SUMMARY OF THE INVENTION

The present invention provides an assembly of components, and a method for assembling and attaching component members, which allows plating chemicals and other liquids to quickly flow from between the attached components after being plated and thus eliminates the unsightly effect of “bleed-out” on exposed surfaces of the components.

The components or members to be attached to each other are prepared prior to attachment by creating one or more protrusions, called embosses, on the surface of at least one of the components to be attached. The emboss is stamped into the first component creating a raised attachment point on the attachment surface of the component. Embosses, generally 0.01″ thick, are placed at spaced intervals along the length of the component. Thereafter, the second component, which is to be attached to the first component, is brought into contact with the embosses and is welded or otherwise attached to the first component at each of the embosses. Because of the raised embosses, a small channel is formed between the component members of the assembly. The assembly is then passed through cleaning and plating baths to produce a uniform, clean finish on all exposed surfaces of the assembly, with the raised embosses allowing such baths to drain more quickly away from between the attached components of the assembly, before leaving the plating cycle, thus preventing bleed out, and effectively masking the locations of the embossments.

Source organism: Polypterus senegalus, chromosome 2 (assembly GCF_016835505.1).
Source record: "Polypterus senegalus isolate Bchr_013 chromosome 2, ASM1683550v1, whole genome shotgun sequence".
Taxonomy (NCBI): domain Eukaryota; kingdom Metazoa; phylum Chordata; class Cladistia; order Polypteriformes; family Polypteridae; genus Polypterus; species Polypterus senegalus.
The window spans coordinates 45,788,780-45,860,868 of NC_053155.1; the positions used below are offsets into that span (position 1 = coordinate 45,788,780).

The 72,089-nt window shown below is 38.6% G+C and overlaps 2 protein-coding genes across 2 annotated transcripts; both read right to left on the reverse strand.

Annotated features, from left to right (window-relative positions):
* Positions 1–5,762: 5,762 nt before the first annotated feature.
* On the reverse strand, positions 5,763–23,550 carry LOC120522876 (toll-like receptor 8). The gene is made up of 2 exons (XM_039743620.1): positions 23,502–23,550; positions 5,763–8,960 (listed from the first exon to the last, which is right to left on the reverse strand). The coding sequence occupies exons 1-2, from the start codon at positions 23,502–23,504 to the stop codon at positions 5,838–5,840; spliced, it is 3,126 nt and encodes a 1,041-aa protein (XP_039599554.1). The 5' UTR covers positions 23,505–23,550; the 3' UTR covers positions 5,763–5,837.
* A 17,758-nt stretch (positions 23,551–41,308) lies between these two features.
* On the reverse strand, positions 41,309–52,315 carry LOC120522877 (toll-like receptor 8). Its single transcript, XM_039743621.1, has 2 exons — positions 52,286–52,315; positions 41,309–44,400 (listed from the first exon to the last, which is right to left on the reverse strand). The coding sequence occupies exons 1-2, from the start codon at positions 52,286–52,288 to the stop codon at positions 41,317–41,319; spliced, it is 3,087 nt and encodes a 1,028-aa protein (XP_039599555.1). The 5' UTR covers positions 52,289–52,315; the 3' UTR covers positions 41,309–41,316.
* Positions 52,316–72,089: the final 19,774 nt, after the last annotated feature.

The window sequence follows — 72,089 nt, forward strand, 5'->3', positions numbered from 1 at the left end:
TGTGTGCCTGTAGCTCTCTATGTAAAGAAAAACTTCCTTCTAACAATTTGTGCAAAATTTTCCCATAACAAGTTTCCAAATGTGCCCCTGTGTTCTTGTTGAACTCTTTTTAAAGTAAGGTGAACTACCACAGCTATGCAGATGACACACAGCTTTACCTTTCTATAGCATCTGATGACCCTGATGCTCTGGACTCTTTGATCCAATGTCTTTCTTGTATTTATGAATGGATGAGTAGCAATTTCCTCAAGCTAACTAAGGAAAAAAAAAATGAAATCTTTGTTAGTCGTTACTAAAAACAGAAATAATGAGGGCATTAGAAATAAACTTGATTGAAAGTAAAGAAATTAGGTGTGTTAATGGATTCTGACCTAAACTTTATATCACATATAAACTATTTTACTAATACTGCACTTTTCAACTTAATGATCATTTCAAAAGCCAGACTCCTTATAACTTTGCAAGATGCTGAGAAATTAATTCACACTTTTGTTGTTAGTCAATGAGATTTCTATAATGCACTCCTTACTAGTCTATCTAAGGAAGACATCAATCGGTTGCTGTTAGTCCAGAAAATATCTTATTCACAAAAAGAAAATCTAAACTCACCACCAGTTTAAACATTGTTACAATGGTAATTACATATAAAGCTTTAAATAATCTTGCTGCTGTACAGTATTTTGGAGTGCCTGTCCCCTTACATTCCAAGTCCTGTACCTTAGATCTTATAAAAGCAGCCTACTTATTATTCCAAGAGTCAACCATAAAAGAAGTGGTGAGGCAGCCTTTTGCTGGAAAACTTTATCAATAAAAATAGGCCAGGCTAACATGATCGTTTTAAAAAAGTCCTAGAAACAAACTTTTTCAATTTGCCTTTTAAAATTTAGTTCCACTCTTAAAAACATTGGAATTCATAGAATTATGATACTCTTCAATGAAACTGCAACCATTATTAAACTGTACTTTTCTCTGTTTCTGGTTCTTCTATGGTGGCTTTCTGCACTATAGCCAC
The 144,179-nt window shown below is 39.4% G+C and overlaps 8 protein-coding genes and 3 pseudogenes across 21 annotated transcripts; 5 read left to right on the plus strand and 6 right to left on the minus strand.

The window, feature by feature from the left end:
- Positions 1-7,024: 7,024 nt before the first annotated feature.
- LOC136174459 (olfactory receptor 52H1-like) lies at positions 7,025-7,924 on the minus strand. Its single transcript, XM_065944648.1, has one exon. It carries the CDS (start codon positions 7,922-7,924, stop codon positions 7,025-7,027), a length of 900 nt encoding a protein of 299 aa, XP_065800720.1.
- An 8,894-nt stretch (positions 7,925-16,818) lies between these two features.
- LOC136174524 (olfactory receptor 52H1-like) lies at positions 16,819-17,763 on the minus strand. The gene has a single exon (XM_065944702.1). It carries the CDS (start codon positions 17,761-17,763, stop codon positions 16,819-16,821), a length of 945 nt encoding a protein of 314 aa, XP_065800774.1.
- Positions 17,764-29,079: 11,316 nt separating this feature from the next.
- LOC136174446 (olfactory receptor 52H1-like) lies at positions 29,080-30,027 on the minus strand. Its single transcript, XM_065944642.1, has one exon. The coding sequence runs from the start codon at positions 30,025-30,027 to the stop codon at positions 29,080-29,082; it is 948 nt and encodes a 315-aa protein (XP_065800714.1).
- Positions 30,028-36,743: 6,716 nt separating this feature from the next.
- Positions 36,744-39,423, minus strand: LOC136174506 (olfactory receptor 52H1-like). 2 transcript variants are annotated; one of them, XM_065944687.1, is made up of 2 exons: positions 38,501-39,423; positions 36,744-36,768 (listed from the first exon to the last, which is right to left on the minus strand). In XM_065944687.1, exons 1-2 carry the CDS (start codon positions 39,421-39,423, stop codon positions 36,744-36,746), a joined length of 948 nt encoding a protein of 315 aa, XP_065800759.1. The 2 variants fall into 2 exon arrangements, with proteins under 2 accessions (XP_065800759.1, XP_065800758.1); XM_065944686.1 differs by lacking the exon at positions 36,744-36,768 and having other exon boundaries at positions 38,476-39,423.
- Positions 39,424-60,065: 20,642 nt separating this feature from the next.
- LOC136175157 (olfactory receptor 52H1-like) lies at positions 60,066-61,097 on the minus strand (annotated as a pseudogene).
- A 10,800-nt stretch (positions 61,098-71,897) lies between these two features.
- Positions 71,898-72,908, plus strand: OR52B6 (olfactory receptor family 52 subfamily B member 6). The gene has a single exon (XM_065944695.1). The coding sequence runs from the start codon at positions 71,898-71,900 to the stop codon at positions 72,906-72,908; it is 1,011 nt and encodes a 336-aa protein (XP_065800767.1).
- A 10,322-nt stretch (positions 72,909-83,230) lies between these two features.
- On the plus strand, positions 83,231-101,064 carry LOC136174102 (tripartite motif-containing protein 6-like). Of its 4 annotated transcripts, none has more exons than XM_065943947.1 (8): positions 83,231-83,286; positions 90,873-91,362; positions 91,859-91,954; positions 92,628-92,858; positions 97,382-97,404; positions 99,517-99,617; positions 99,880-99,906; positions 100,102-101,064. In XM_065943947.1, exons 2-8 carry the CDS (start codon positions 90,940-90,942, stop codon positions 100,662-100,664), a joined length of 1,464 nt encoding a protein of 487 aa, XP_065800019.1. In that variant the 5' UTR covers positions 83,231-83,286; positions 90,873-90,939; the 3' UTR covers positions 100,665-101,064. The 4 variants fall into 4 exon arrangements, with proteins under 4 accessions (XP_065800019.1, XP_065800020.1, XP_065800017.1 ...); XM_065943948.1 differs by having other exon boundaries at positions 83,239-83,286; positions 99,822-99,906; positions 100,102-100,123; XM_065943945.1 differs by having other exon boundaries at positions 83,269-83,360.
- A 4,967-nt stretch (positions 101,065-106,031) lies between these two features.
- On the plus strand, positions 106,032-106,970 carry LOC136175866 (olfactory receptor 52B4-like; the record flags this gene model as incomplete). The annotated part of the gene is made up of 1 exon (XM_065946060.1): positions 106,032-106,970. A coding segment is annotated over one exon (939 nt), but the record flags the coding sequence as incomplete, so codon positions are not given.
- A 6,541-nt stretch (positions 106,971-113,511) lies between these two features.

A secondary benefit of the invention is that the channel formed by the embosses allows better flow of the plating chemicals between the component members, resulting in more complete plating, and, for example, better rust prevention. The separation of the members also reduces the chance of contact except at the desired weld points, concentrating the weld current flow and improving the strength of the weld connection.